Buying dividend-bearing stocks is a great way to build a retirement portfolio. Companies that pay dividends tend to be larger, more mature and less subject to wild stock price fluctuations. This is not universally the case though. Just look at the energy sector in recent months. Even the biggest oil majors like Royal Dutch Shell have declined in price significantly, with the coronavirus market crash adding to the pain.
That said, a lot of dividend-paying companies are in cyclical sectors (like energy). This means that even if the industry has a down period, you can be reasonably sure it will turn around at some point in the future. Here are two tips that I think all FTSE 100 income investors should know.
It’s not just about the yield
It’s a common misconception among novice income investors that the most important factor is dividend yield. After all, the higher the yield, the more money you will receive, right? Not necessarily. The yield that you will see quoted if you research your chosen company is based on the dividend that has been forecast by the business in its latest trading update. The yield is a measure of how big the dividend is relative to the share price.
You could easily have a situation where the share price tanks as a result of some unforeseen event, but management has not yet updated its dividend to reflect the new market conditions. In this case, the yield would be high, but it would not be an accurate reflection of reality. For this reason, you must always closely scrutinise a company’s financial statements to figure out whether it is likely to fulfil its promises. Of course, if the business hits a rough patch and its yield spikes, but it has a large cash buffer, there is a decent chance it is still a good value buy. But do remember that a high yield can be a danger sign suggesting a company is on shaky ground. If a generous yield seems too good to be true, it often is. In that case, you should do more research.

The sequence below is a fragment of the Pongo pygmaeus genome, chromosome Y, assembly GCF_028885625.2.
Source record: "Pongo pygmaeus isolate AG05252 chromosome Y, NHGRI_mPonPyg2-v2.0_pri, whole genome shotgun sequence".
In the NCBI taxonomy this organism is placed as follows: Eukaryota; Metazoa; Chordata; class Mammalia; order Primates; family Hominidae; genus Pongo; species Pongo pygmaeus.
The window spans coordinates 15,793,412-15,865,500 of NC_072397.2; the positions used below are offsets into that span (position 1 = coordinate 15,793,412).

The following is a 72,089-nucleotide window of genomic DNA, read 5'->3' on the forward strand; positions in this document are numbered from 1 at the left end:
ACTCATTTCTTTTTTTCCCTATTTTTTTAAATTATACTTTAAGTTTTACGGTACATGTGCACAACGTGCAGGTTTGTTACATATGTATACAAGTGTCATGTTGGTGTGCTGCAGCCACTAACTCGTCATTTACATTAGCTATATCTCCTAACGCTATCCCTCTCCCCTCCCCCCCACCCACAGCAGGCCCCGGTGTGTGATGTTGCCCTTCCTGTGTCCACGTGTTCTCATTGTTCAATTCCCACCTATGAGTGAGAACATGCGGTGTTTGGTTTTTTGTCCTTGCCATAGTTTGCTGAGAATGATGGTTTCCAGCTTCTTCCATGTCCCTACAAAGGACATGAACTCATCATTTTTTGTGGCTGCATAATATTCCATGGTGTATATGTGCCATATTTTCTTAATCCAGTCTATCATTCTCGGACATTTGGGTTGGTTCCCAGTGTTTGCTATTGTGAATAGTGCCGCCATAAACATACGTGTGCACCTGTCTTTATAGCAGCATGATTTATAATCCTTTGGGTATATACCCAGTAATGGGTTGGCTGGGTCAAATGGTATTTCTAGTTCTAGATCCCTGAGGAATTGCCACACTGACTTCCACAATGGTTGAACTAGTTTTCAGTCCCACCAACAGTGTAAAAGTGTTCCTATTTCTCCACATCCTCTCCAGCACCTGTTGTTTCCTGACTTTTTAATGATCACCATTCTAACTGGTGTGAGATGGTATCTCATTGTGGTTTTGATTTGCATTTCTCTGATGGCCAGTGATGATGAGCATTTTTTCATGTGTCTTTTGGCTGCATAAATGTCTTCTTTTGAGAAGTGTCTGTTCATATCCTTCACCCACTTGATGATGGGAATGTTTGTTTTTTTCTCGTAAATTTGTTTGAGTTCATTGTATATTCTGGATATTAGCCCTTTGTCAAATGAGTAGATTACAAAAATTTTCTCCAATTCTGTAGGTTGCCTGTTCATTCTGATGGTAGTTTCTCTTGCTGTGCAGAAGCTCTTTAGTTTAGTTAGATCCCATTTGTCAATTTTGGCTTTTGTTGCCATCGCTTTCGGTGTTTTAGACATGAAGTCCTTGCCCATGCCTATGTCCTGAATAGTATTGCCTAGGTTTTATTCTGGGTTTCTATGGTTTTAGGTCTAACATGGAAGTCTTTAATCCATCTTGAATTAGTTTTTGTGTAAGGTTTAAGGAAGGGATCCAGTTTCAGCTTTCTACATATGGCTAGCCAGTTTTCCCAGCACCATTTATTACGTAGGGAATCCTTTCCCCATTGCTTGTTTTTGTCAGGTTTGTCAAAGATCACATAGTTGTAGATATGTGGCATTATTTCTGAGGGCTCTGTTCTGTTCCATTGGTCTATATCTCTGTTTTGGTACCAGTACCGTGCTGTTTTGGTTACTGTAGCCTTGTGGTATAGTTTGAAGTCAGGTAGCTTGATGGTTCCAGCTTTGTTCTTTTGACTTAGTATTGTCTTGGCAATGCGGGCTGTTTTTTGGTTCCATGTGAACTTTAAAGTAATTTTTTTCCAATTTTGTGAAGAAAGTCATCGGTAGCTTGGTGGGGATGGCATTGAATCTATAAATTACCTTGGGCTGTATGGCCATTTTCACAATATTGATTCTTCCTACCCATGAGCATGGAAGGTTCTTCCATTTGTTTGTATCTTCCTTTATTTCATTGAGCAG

Pay attention to total return
A company that returns a lot of cash to its shareholders through dividends is not necessarily doing right by them in the long run. Many investors buy shares for dividend income. But dividends should not be paid out if it harms the company. That could mean taking on debt to pay dividends. Or it could mean neglecting investment to pay them. Some money should only be returned to investors if there is no way to put it back into the business, as the latter is more tax-efficient than paying dividends. For this reason, a company with a 5% yield might be a better investment than an equivalent company with an 8% yield. If the former is putting its cash flow to better use by expanding the business or even building up reserves of cash as a buffer against unexpected events, that is a sign of careful management.
Income investing is about getting dividends, yes, it is also about picking businesses that will give you a decent total return (income from dividends plus capital appreciation) for the long term. So never lose sight of the bigger picture when looking for great income stocks.
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Neither Stepan nor The Motley Fool UK have a position in any of the shares mentioned. Views expressed on the companies mentioned in this article are those of the writer and therefore may differ from the official recommendations we make in our subscription services such as Share Advisor, Hidden Winners and Pro. Here at The Motley Fool we believe that considering a diverse range of insights makes us better investors.